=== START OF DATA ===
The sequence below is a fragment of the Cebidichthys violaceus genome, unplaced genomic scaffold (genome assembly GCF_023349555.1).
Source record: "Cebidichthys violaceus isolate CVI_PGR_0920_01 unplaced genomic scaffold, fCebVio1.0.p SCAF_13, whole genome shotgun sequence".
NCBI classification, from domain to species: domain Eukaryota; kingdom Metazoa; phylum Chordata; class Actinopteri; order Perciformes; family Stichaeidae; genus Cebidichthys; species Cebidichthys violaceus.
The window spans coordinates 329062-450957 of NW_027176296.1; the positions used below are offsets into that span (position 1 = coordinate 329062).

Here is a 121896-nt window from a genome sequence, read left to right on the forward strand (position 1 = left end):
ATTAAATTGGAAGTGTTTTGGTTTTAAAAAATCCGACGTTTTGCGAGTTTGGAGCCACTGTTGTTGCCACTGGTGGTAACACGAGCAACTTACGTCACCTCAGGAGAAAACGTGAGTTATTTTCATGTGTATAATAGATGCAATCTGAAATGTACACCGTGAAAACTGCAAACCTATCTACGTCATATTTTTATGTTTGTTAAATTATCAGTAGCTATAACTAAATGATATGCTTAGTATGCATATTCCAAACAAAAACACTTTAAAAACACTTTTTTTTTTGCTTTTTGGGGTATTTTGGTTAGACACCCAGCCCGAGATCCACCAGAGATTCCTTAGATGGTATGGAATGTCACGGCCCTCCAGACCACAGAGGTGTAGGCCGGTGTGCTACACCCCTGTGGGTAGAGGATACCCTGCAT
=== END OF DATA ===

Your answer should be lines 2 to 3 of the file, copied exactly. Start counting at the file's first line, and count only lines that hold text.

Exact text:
Source record: "Cebidichthys violaceus isolate CVI_PGR_0920_01 unplaced genomic scaffold, fCebVio1.0.p SCAF_13, whole genome shotgun sequence".
NCBI classification, from domain to species: domain Eukaryota; kingdom Metazoa; phylum Chordata; class Actinopteri; order Perciformes; family Stichaeidae; genus Cebidichthys; species Cebidichthys violaceus.